Chapter 2.28. Emotioneering Techniques Category 28: Cross-Demographic Techniques

Chapter 2.28. Emotioneering Techniques Category #28: Cross-Demographic Techniques

What teens and adults have in common: Hopefully, your game.

This chapter

focuses on techniques to make games appeal to both kids (or young teens) and adults.

At one of the game conventions I attended, a talk on how to make a hit game really caught my attention.

The speaker was the president of one of the most successful game development studios in the world, specializing in platformers. His company had just released a high-budget platformer whose sales, while significant, hadn't measured up to the very high expectations that had been set for it.

The company head's postmortem was that his game needed more violence. He pointed out that Grand Theft Auto III, which had debuted four months earlier to massive numbers, had a lot of violence and was selling quite well. He said that his next game would have more violence, so that his games once again would be in sync with popular tastes.

I thought there was one thing right with his analysis, and three things wrong.

The right item is that, as this book is being written, platformers are indeed not performing well. Whether this will change in the future is hard to predict.

But I also had a couple problems with his analysis:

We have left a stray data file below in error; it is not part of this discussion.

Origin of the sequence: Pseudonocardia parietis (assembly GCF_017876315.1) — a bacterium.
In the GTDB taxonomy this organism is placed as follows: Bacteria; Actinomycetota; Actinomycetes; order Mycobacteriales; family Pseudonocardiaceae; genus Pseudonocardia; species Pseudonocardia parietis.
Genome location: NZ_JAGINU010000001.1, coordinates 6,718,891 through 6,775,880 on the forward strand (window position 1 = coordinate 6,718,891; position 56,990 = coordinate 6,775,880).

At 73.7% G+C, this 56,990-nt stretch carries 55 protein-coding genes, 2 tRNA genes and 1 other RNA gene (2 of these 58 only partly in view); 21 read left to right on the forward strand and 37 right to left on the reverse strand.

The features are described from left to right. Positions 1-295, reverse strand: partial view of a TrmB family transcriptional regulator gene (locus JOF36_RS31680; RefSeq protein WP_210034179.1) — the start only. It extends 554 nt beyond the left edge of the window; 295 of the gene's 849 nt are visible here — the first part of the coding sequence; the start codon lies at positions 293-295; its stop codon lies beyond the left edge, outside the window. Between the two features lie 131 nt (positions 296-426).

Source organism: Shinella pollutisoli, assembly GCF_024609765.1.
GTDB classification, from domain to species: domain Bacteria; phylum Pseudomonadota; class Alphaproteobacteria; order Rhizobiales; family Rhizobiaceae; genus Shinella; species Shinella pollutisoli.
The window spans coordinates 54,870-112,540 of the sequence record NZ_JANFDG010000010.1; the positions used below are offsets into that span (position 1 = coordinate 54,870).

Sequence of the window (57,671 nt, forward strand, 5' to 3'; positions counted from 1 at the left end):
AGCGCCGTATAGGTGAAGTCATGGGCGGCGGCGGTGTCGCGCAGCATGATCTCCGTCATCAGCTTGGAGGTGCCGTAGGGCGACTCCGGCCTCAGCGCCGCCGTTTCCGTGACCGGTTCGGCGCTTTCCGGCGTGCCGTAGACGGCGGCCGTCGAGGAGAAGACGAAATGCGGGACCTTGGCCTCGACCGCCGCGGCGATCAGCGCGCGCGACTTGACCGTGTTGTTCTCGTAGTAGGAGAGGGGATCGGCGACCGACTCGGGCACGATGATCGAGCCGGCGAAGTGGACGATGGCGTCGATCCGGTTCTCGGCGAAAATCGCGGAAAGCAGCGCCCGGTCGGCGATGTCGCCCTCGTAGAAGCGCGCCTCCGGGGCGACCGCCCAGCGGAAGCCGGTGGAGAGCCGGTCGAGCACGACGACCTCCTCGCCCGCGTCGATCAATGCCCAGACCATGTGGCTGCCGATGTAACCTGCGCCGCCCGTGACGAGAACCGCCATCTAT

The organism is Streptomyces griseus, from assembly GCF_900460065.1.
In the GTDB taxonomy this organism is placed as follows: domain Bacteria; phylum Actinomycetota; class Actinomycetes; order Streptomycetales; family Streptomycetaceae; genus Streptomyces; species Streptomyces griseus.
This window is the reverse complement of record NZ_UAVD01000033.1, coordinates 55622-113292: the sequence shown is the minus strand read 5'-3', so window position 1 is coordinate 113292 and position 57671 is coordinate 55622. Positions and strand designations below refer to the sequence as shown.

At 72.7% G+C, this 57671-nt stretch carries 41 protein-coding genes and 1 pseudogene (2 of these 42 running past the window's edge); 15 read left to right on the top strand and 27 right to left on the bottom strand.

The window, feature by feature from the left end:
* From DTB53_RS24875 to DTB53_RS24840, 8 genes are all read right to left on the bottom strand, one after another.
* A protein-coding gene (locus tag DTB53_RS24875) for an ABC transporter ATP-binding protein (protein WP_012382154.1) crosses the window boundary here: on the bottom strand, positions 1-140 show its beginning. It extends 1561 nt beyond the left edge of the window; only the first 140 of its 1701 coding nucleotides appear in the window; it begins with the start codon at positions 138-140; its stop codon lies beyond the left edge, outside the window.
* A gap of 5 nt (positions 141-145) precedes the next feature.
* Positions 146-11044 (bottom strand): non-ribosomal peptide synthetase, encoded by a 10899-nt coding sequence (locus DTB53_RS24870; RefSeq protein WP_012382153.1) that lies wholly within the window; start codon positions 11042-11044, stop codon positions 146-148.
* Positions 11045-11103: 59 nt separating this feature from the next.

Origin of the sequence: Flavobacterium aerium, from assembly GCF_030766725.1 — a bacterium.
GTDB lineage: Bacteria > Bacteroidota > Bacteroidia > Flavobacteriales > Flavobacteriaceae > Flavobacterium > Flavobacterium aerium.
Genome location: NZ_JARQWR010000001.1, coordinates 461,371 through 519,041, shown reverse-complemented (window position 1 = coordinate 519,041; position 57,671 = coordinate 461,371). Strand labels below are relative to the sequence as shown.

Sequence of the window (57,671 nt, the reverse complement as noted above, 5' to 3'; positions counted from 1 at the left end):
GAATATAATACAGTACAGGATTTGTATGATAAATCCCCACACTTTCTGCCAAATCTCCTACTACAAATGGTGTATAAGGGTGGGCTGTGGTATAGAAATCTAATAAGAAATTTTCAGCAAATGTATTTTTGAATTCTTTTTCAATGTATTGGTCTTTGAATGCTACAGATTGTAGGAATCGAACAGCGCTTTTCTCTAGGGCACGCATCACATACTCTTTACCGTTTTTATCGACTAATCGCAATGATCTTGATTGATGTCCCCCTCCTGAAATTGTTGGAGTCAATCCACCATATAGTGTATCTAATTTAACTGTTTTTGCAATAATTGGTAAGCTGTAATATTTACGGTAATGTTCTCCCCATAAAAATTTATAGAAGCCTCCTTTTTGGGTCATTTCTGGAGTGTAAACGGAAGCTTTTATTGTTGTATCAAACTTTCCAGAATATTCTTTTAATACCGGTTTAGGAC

• There is no shortage of violent games on the market. Many sell well, but many sell poorly. So violence in and of itself isn't enough to, in any way, guarantee game sales.

  • Grand Theft Auto III and its sequel Vice City use tons of Emotioneering techniques. It's the artful blending of great gameplay and Emotioneering that has resulted in these games' success, not violence in and of itself. To take another example, there are many games more violent than Max Payne, but it sold very well.

  • I'd seen such attempts to find "magic pills" (easy solutions) in the film business, and they always fail. Various executives, in substitution for their lack of knowledge about story, characters, suspense, and the creation of emotional experiences, have tried relying on simple formulas. Or they'll become obsessed with one genre as the way to guarantee success. One year they might think it's big action pictures, the next year it's feel-good movies, or teen comedies, or films based on comic books, or romantic comedies, or whatever their idea of a sure-fire hit is.

Yes, there are trends, and it's great when you can ride one. But these magic pills rarely work. It turns out that films also need (what do you know) good writing.[1] This lesson applies to games as well, in that a search for a single formula to make a great game won't work.

[1] The exception might be sequels. Sometimes, if the first film is incredibly popular, people will flock to the sequel even if it's far inferior.



Creating Emotion in Games. The Craft and Art of Emotioneering
Creating Emotion in Games: The Craft and Art of Emotioneering
ISBN: 1592730078
EAN: 2147483647
Year: 2003
Pages: 394

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